Type 99 receivers were marked with the gun's designation in Japanese characters, as well as with the Imperial chrysanthemum, denoting that the rifle was, in fact, owned by the Emperor and was only "loaned" to the soldier while on active duty. After the war, many Type 38s and Type 99s had their mums ground off by the occupation forces at the request of the Japanese government. Generally speaking, "ground" Arisakas are not as sought-after by collectors as those guns with their mums intact.
As well as a standard infantry model, in both long (31-inch barrel) and short (25½-inch barrel) versions, the Type 99 was produced in a clever takedown Paratrooper version, whereby with the simple unscrewing of a bolt and unthreading the barrel from the receiver, the gun's length could be reduced by half for airborne use. Interestingly enough, takedown Type 99s have been popular with moviemakers who modify them to look like some sort of sophisticated clandestine sniper rifle. Such a Type 99 was used to good effect by Laurence Harvey in "The Manchurian Candidate," for example.
By the war's end some 2½ million Type 99s had been manufactured at arsenals in Japan, Korea and Manchuria, and while they never came close to supplanting the Type 38, they were still effective, reliable arms that were well regarded by their users and respected by their adversaries.
I must admit I didn't come into this shoot-off inexperienced with either arm. I've shot the M1 Garand and Type 99 extensively over the years and had already formed opinions of them prior to going to the range. Our evaluation pieces were a very good, all-original Springfield M1 made in October 1944 and an extremely clean Type 99 manufactured at the Torimatsu Factory, Nagoya Arsenal prior to 1943. It has the wire monopod, bolt cover and ladder-style rear sight with aircraft stadia. The receiver is unground and still retains its Imperial chrysanthemum.
The M1 is a heavy arm that first-time users often find a bit daunting to shoot well. Once the gun's balance and loading and shooting intricacies are worked out, however, it's easy to understand Patton's enthusiasm for the piece. In our evaluation we used Federal 150-grain Nosler ammo. The en bloc clips are easy to load into the rifle, and functioning was perfect throughout the day. Rested 100-yard groups came in at between three and 3½ inches, slightly low. The trigger was a normal two-stage military, tripping at 6 pounds.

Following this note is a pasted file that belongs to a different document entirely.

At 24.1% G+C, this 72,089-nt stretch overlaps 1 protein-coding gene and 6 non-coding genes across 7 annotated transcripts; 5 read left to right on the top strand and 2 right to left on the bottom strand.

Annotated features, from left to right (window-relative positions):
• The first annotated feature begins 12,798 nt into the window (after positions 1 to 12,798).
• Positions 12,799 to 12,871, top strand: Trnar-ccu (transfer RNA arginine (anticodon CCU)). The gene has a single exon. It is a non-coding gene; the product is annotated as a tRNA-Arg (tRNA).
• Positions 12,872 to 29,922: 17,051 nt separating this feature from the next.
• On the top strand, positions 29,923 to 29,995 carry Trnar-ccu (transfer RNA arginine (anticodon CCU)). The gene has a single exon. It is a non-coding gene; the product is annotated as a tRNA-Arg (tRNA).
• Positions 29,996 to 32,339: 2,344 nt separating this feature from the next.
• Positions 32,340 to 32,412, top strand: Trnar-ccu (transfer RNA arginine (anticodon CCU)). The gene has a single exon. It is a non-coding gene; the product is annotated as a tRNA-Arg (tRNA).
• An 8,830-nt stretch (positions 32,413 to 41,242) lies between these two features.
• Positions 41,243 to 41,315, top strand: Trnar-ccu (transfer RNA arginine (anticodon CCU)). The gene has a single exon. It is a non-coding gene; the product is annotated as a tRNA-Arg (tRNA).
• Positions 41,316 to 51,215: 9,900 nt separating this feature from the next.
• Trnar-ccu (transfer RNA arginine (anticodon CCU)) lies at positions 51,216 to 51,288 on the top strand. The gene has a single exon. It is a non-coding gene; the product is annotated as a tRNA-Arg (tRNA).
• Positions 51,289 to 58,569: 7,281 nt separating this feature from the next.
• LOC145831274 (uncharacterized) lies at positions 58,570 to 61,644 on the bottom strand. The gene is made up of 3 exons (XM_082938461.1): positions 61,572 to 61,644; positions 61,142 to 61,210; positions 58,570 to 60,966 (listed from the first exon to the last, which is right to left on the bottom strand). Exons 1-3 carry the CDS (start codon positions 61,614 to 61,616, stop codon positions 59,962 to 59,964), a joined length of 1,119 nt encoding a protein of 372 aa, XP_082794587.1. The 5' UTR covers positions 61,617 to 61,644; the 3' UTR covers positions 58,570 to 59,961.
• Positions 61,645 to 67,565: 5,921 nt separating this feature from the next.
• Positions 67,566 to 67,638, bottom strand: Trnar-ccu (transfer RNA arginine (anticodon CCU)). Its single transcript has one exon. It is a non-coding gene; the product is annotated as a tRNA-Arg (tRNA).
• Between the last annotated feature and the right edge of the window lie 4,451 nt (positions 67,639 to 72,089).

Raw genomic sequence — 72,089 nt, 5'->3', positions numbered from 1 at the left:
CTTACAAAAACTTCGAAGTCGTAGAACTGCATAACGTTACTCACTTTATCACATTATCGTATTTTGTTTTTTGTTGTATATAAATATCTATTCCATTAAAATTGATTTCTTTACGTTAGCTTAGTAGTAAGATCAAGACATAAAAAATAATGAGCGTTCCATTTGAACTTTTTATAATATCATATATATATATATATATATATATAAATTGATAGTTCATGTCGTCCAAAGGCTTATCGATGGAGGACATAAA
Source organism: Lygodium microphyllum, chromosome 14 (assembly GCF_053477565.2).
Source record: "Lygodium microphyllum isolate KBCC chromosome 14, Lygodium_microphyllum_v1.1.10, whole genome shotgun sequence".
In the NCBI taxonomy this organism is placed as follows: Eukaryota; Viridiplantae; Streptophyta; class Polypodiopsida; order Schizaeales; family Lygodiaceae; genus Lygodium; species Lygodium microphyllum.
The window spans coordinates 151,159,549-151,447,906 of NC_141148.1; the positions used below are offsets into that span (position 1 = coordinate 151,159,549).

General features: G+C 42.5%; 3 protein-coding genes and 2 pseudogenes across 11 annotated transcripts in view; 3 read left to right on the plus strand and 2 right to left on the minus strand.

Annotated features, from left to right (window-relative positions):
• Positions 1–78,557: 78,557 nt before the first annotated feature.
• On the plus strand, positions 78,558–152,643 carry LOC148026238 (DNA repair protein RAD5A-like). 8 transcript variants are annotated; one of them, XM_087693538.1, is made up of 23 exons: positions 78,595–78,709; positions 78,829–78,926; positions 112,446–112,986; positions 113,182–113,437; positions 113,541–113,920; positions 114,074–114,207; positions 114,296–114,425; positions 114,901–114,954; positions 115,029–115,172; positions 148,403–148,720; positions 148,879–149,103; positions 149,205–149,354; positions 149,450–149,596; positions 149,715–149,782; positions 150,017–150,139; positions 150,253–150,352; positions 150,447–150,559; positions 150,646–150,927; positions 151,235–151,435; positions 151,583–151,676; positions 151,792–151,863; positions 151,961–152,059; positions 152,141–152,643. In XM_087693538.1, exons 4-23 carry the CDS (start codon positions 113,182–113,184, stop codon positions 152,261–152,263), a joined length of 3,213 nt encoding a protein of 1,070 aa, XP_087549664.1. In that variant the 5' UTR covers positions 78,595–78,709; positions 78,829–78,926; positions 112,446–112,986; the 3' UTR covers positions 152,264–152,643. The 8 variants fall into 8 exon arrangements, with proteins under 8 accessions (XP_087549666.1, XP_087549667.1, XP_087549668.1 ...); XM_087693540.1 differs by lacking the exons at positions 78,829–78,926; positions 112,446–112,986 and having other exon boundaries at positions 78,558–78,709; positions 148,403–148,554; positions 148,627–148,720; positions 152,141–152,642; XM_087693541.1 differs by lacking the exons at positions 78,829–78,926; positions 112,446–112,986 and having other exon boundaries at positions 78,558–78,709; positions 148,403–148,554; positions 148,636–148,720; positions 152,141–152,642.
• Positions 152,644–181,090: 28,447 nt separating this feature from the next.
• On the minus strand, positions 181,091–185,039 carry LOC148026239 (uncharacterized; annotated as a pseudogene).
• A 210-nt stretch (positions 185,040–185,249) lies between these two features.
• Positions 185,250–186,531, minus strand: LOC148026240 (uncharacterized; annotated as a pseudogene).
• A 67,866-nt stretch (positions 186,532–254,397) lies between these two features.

Garand sights are a delight, and one can dial them in easily and effectively. Recoil is totally manageable. I particularly like the location of the safety catch. All in all, a class act. For a relatively complicated weapon, it is easy to take down and service. At the risk of telegraphing results, I must maintain that, yes, it was unquestionably the best battle rifle of World War II.
This is not to denigrate the Type 99, however. Being basically a Mauser-style bolt gun that loads with five-round stripper clips, the Type 99 is the equal of just about any rifle of its type used in the war. Early guns — those made before wartime privations caused the Japanese to take shortcuts on manufacturing — are well-made, rugged and totally reliable.
Only slightly longer than the Garand and some 7½ inches shorter than the Type 38 (which also saw use at Tarawa), our "short" 99 balanced well and shouldered nicely. The two-stage trigger broke at a slightly mushy 6 pounds, which is not particularly unpleasant and plenty good enough to provide some decent shooting.
The rear sight, with its peep aperture, works well in conjunction with the tapered, inverted-V front. The safety, which is a knurled knob on the rear of the bolt, is not as user-friendly as that of the Garand. You must use the palm of your hand to turn it clockwise (on) or counterclockwise (off), and that necessitates taking your hand completely away from the trigger/triggerguard. Still, it's not all that difficult to manipulate.
The recoil of the Norma 180-grain 7.7mm SPBT ammo is about like a .303. For the most part, the rifle handled exceedingly well and brought in average 100-yard rested groups of around 3½ inches, slightly low and to the right of the point of aim. I tried shooting the rifle from the monopod, and I give that worthy accessory one star out of ten. There must be a special trick to using it known only to Imperial Japanese soldiers. In my experience, it appears to be so flimsy as to be useless. Also, the bolt cover, while not a bad idea for keeping the action free of mud, dirt and grime, is a bit on the noisy side. (I now understand why they were routinely discarded by veteran soldiers.) The bolt is easily removed from the rifle for cleaning and maintenance by means of a standard Mauser-style side catch.
The Type 99 is a reliable, rugged service rifle, on a par with any of its contemporaries. I like it very much. Still, when pitted against the Garand, it definitely comes out second best — through no inherent fault of its own. It's simply a good example of an older technology being bested by a newer one.